​Circulation and Personal Care

Posted by Amber Collie in Life After Paralysis on November 12, 2021 # Lifestyle

Zack's shoes that help with circulationHow many of you who are paralyzed deal with swollen ankles and feet by the end of the day from sitting in a wheelchair. My son is a C-4 Quadriplegic from a beach injury in 2010. I am his full-time caregiver, and this is something we have dealt with for over a decade. After a night’s sleep with legs elevated, we notice that his legs, ankles and feet are back to normal size by morning. If you’re lucky and have a reclining wheelchair, then that is a great option throughout the day to elevate feet above the heart if possible.

We have asked around getting ideas and tips from others. A lot of people have mentioned compression socks for circulation. I have used compression support stockings for plane flights, and they do seem to help. For Zack, they were hard to use because he has a urine leg bag attached to the side of his calf. We buy a size bigger shoe so that when feet swell, it does not put extra pressure. We have found that this has worked well. Zack found a wonderful shoe called Kizik the heal is very strong and higher up, so it literally just slips on very easily! We keep the shoes tied real lightly, and once tied no need to tie them each time. It’s the small things that can really save time. I remember having regular shoes and having to loosen the ties all the time as his feet swelled throughout the day. Another Big-time saver for me is I have ALL Zack’s personal care products in one easy to get to the basket.

In the first basket is lotion, deodorant, water bottle, hair products, face cream, cologne, face shaver and more. Then a second basket for his medical supplies, Organized basketsincluding bowel program supplies, gloves, suppositories, lubricant, leg and night bags, condom caths, body wash spray and wipes. We keep his wardrobe simple with classic interchangeable clothes. T-shirts, shorts and jeans. Nicer clothes are hung up in the closet with flannel shirts or jackets. Not having a huge selection helps us to stay organized.

I use those 7 days a week pill box holders for his medications and vitamins. I fill up 2-3 large refillable water bottles and set them out. That way, I’m filling up fewer bottles throughout the day, and Zack seems to drink more water that way. Staying hydrated is so important! These tips may seem obvious, but sometimes, we don’t think of things that can simplify our lives when busy. I can remember running around the house looking for things in different rooms and then having to put it all back. Now I have 2 easy-access baskets that hold all his stuff in one place.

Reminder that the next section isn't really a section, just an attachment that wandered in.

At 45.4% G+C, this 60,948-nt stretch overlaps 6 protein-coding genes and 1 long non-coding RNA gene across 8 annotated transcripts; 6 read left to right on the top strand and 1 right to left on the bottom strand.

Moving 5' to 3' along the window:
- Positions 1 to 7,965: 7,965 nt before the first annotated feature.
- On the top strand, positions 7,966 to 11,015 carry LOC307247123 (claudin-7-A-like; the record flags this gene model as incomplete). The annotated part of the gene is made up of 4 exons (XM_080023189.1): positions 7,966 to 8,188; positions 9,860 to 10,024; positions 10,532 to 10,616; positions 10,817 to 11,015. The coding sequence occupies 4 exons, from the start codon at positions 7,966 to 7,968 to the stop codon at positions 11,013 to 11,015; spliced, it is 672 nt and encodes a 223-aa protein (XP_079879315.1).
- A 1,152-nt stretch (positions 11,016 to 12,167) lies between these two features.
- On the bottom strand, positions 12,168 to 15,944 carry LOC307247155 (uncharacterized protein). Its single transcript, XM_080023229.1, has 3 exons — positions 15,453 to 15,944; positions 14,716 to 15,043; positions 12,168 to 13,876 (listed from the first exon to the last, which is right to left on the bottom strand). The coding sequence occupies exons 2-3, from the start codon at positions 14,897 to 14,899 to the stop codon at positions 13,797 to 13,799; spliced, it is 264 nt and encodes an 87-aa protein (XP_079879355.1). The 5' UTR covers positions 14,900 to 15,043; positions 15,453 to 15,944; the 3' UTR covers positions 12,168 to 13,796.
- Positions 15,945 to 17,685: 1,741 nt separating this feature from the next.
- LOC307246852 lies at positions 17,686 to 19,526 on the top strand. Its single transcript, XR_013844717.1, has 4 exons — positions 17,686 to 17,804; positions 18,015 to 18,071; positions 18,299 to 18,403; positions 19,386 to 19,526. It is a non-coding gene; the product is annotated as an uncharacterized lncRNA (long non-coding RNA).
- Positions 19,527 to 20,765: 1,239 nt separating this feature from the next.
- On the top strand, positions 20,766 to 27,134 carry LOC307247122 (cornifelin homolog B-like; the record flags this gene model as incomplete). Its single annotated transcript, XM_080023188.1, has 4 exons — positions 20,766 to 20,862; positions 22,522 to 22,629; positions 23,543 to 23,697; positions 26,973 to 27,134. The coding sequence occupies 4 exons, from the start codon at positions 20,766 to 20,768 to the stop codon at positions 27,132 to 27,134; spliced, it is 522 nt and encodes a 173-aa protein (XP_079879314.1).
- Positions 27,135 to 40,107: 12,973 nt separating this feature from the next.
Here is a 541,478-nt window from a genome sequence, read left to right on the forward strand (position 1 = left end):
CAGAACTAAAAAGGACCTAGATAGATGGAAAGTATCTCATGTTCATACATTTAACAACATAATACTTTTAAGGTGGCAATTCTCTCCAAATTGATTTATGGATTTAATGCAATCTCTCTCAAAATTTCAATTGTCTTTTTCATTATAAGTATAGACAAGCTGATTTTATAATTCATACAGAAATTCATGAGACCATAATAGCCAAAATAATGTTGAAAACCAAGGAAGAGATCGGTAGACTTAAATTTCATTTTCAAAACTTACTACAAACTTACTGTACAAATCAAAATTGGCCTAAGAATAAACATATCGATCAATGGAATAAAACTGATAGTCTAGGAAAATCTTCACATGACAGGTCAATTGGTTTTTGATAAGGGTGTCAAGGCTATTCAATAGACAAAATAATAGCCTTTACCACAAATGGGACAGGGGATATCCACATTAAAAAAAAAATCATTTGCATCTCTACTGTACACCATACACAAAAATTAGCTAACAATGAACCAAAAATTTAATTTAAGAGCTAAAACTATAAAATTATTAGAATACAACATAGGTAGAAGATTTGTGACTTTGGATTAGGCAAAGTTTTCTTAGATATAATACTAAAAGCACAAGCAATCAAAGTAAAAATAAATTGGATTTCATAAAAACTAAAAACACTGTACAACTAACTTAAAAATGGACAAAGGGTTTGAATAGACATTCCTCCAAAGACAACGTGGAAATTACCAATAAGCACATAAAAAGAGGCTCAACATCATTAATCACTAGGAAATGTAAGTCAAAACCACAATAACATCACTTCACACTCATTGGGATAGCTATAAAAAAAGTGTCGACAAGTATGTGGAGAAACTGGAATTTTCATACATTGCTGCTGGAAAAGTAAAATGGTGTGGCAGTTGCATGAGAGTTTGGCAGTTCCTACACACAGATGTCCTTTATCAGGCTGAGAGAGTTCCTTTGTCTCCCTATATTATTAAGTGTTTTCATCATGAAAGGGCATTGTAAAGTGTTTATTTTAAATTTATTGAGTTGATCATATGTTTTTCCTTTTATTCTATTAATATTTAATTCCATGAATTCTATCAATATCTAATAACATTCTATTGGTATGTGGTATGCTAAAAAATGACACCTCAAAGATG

I hope these tips help you. Since this injury is by no means an easy one and is long-term, finding solutions that can make your daily life less stressful is a wonderful thing. Remember to go outside daily if possible if not, open the windows and get fresh air. Zack likes to read outside and sit in the sun (even for 5 minutes gives your body needed vitamin D). Reading for fun has become a regular thing for both Zack and me. I’ve always read self-improvement-type books and Zack mostly college textbooks. We love to visit the local library. I love books on audio; I listen in my car while driving on errands makes my day much more interesting.

My life has had many parts, I could write a book just on that section but let's fast forward to when I married Adron Collie. Two weeks after turning 20 (yes, very young!) I had Zackery at age 22, Levi at 24, six years later Kaden, and 18 months after that daughter Laila, making me a busy mother of four. At that time, I also ran a photography business. The year Zack was injured I had a child in Preschool, Elementary, Jr. High and High School. Four kids in four schools! I thought I was so busy, just getting their drop off and pick up times correct was a challenge. I have to laugh now thinking back on that because little did I know my life was just about to turn upside down.

The National Paralysis Resource Center website is supported by the Administration for Community Living (ACL), U.S. Department of Health and Human Services (HHS) as part of a financial assistance award totaling $8,700,000 with 100 percent funding by ACL/HHS. The contents are those of the author(s) and do not necessarily represent the official views of, nor an endorsement, by ACL/HHS, or the U.S. Government.